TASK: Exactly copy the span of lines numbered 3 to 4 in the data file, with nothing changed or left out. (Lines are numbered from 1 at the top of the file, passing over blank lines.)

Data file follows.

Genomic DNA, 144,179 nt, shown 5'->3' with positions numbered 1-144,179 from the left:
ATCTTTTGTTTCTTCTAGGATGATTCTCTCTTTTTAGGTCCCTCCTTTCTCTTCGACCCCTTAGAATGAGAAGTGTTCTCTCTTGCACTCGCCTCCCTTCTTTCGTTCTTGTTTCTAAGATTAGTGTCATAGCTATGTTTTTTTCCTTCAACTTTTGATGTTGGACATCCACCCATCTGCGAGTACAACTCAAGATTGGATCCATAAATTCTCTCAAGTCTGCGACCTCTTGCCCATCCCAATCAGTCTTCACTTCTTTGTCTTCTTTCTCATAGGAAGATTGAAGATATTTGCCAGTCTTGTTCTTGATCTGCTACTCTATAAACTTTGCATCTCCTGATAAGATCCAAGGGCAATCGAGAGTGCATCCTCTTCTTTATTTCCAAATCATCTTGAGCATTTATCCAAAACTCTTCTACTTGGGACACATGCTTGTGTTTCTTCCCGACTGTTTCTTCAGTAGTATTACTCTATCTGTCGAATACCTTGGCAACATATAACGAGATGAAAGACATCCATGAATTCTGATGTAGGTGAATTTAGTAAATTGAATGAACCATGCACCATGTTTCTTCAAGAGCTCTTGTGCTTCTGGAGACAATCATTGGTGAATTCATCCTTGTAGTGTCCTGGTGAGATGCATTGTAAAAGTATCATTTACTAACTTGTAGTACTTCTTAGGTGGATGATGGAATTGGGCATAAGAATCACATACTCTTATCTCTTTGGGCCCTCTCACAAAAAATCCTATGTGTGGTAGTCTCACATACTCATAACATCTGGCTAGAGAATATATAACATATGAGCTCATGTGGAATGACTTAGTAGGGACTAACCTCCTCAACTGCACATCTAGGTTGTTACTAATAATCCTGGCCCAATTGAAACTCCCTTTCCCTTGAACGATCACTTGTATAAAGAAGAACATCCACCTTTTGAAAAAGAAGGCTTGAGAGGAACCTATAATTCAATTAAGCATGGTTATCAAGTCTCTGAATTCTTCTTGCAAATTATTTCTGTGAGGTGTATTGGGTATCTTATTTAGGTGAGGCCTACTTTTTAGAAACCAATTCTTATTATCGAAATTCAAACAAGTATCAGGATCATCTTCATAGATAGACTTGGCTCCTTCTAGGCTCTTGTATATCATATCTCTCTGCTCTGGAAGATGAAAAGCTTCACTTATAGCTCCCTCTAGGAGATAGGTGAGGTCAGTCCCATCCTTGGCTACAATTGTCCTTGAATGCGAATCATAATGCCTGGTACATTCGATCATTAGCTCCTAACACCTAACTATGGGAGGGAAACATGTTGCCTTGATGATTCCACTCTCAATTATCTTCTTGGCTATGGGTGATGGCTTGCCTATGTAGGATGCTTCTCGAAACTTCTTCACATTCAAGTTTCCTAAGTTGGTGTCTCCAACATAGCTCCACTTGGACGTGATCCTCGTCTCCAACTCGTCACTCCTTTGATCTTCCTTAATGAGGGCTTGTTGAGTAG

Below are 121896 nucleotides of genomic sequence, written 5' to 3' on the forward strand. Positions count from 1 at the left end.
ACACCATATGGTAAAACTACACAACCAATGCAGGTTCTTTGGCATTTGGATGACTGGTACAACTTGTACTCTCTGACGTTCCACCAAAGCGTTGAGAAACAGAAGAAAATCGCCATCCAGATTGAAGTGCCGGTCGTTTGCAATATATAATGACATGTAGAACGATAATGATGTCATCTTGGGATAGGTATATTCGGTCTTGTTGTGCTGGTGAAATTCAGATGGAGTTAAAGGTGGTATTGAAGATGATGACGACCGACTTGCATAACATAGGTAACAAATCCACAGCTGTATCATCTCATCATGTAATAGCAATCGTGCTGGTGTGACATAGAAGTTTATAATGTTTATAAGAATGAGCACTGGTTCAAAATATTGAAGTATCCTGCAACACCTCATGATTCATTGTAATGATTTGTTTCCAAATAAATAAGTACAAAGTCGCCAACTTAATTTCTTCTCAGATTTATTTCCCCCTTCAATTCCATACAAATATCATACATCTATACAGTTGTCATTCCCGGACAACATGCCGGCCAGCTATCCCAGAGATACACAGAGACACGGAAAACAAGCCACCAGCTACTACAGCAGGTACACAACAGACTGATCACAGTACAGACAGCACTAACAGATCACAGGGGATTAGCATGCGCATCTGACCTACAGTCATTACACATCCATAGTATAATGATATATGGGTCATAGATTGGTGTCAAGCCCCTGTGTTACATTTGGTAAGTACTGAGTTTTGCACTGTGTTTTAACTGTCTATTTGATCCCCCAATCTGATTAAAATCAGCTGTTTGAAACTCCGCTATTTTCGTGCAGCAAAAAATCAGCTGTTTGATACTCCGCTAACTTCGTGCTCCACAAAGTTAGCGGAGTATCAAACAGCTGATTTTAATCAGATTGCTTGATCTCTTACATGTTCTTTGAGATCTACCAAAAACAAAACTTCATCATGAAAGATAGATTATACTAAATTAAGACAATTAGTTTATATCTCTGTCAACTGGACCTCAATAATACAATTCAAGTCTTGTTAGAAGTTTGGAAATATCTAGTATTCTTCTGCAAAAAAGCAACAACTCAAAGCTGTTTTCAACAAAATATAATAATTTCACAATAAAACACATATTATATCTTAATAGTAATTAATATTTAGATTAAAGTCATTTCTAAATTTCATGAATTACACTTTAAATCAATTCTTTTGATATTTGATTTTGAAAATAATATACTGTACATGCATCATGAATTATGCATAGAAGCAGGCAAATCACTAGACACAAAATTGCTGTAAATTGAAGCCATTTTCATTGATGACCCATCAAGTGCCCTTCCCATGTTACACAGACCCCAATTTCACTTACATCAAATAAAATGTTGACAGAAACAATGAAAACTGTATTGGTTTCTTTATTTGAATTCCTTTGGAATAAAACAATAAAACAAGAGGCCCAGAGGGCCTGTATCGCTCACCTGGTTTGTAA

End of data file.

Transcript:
Below are 121896 nucleotides of genomic sequence, written 5' to 3' on the forward strand. Positions count from 1 at the left end.
ACACCATATGGTAAAACTACACAACCAATGCAGGTTCTTTGGCATTTGGATGACTGGTACAACTTGTACTCTCTGACGTTCCACCAAAGCGTTGAGAAACAGAAGAAAATCGCCATCCAGATTGAAGTGCCGGTCGTTTGCAATATATAATGACATGTAGAACGATAATGATGTCATCTTGGGATAGGTATATTCGGTCTTGTTGTGCTGGTGAAATTCAGATGGAGTTAAAGGTGGTATTGAAGATGATGACGACCGACTTGCATAACATAGGTAACAAATCCACAGCTGTATCATCTCATCATGTAATAGCAATCGTGCTGGTGTGACATAGAAGTTTATAATGTTTATAAGAATGAGCACTGGTTCAAAATATTGAAGTATCCTGCAACACCTCATGATTCATTGTAATGATTTGTTTCCAAATAAATAAGTACAAAGTCGCCAACTTAATTTCTTCTCAGATTTATTTCCCCCTTCAATTCCATACAAATATCATACATCTATACAGTTGTCATTCCCGGACAACATGCCGGCCAGCTATCCCAGAGATACACAGAGACACGGAAAACAAGCCACCAGCTACTACAGCAGGTACACAACAGACTGATCACAGTACAGACAGCACTAACAGATCACAGGGGATTAGCATGCGCATCTGACCTACAGTCATTACACATCCATAGTATAATGATATATGGGTCATAGATTGGTGTCAAGCCCCTGTGTTACATTTGGTAAGTACTGAGTTTTGCACTGTGTTTTAACTGTCTATTTGATCCCCCAATCTGATTAAAATCAGCTGTTTGAAACTCCGCTATTTTCGTGCAGCAAAAAATCAGCTGTTTGATACTCCGCTAACTTCGTGCTCCACAAAGTTAGCGGAGTATCAAACAGCTGATTTTAATCAGATTGCTTGATCTCTTACATGTTCTTTGAGATCTACCAAAAACAAAACTTCATCATGAAAGATAGATTATACTAAATTAAGACAATTAGTTTATATCTCTGTCAACTGGACCTCAATAATACAATTCAAGTCTTGTTAGAAGTTTGGAAATATCTAGTATTCTTCTGCAAAAAAGCAACAACTCAAAGCTGTTTTCAACAAAATATAATAATTTCACAATAAAACACATATTATATCTTAATAGTAATTAATATTTAGATTAAAGTCATTTCTAAATTTCATGAATTACACTTTAAATCAATTCTTTTGATATTTGATTTTGAAAATAATATACTGTACATGCATCATGAATTATGCATAGAAGCAGGCAAATCACTAGACACAAAATTGCTGTAAATTGAAGCCATTTTCATTGATGACCCATCAAGTGCCCTTCCCATGTTACACAGACCCCAATTTCACTTACATCAAATAAAATGTTGACAGAAACAATGAAAACTGTATTGGTTTCTTTATTTGAATTCCTTTGGAATAAAACAATAAAACAAGAGGCCCAGAGGGCCTGTATCGCTCACCTGGTTTGTAA